Portable Power

I’ve been looking at Power Stations. By that, I don’t mean Battersea or Hinckley Point. I mean the battery backed boxes that can power mains kit when there is no mains electricity available.

There are multiple reasons for this:

  • We are currently facing a potential power crisis, where periods without mains power may happen, if demand exceeds supply.
  • For some time, I have been considering how my BBQ kit might be made independent of a mains lead.
  • Amazon’s Black Friday Week sale is upon us, and if there’s ever a time to look at it this year, it’s now.

They come in all sizes, and price points. As it happens, I picked up a really cheap little device before the sales even started. I am really glad I did, as it taught me a lot, before I spent big money.

Ecoflow River Mini

This item has a small 210 Wh battery, has 3 USB ports, a 12V car socket and a 13A 3 pin socket, capable of up to 300W, with peak 600W. I’ve already proved it can support my CPAP for up to 12-14 hours. That was the first part of my education. The literature for the device mentioned CPAPs, and said it could run for 4 hours. Based on the 50W max draw of the CPAP, that makes sense. But devices often don’t work at their maximum power, and calculations that assume they do are simplistic. If fact, when in use, my CPAP draws 10-25W during my inhalation, and practically nothing during exhalation. Hence 12-14 hours, which was verified when I tried it out.

A friend mentioned the idea of running a Ninja Foodi off one, but it turns out that may be quite expensive. My Foodi has a max power draw of 1760W, and power stations that can do that, and do it for a useful length of time are expensive – we are talking £1,500-3,000. So I am ruling that idea out.

But my BBQ pellet grills are different. They only use electricity to run the grill, not heat it up. This is my Louisiana Grill 1200 and my little table-top GMG:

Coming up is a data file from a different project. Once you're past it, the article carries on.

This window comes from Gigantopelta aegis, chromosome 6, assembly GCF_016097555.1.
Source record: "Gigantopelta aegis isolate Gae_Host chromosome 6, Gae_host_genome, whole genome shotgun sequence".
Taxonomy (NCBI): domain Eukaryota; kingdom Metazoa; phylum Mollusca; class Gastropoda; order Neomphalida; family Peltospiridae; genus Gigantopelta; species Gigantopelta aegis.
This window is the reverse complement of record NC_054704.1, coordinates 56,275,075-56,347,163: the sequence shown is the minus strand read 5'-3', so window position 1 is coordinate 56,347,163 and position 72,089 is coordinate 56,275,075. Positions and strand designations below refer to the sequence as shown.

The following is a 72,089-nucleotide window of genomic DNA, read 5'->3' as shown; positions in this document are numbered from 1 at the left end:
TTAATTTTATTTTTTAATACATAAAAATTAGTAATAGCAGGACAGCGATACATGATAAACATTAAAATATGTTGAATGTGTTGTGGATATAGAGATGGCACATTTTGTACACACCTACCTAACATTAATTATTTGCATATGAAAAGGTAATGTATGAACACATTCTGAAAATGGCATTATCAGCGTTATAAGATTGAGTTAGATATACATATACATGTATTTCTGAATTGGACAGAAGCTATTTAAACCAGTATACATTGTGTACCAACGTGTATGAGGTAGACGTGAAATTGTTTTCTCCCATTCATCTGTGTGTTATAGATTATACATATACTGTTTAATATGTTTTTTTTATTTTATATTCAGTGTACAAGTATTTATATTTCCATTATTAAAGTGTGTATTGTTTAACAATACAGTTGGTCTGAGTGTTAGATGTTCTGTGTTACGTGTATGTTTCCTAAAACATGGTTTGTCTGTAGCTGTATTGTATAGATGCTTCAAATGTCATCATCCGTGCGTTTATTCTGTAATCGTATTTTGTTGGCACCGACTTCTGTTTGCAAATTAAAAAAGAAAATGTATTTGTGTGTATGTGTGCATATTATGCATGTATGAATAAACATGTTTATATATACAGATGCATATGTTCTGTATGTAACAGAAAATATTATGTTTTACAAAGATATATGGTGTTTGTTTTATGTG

The big grill has a max draw of 410W, but only uses that for the initial ignition of pellets – 5-10 minutes. After that, it is no more than about 30W, for the electronics and auger motor. The little one will actually run off a 12V supply. For simplicity, I am going to assume that if a power station will drive the big grill, it will more than manage the little one.

So let’s say we want something that can supply 450-500W and have at least a 500Wh battery – which should power the big grill for 14 hours (10 minutes @ 410W and 14 hours @ 30W = 70 + 420 = 490Wh).

For the moment, I am restricting my search to Ecoflow. They seem reasonable, and you can control/monitor them from an app, so it makes sense to have one that can use the same app. I’m also looking at tabletop items, for ease of use.

The Ecoflow River 2 is out of contention. It could probably cope with the wattage – rated at 300W, but capable of short periods of up to 600W. But it only has a 256Wh battery. It is barely better than my River 2 Mini (210Wh).

The Ecoflow River 2 Max is £549, 6kg, has a 512Wh battery and can do 500W comfortably (1000W at a pinch). This looks good, but I do see it is not reduced in the sales. Can we do better?

Hmmm. I have to be careful here. The next item I was looking at I thought was the River 2 Pro. Instead it is the “River Pro, 2 13A socket” device. Why does it matter? The River Pro 2 devices use Lithium Iron Phosphate (LIFEPO4) batteries and have life cycles of 3000 (they don’t stop working after that, but the battery may lose capacity). The earlier River Pro devices use plain Lithium batteries and have a life cycle of about 500. This includes my little Mini, but it was cheap, and I knew this when I bought it.

As it happens, the River Pro has a higher life cycles of 800, but I am still not thrilled. In its favour is a nice design with a more stylish carrying handle and the ability to be expanded with a second battery. At the same time, the discount is only 7% (price £699).

My decision? At the moment, I think the River 2 Max is best for me. But I’m not going to buy it. It is not reduced, so there is no reason to get it now. That price may improve, or they might come out with a River 2 Pro in the future. Or I may be tempted away from Ecoflow.

One Comment

  1. Chris
    November 18, 2022

    Turns out the Ecoflow River 2 Pro is already a thing. It’s just that no-one has stock of it.

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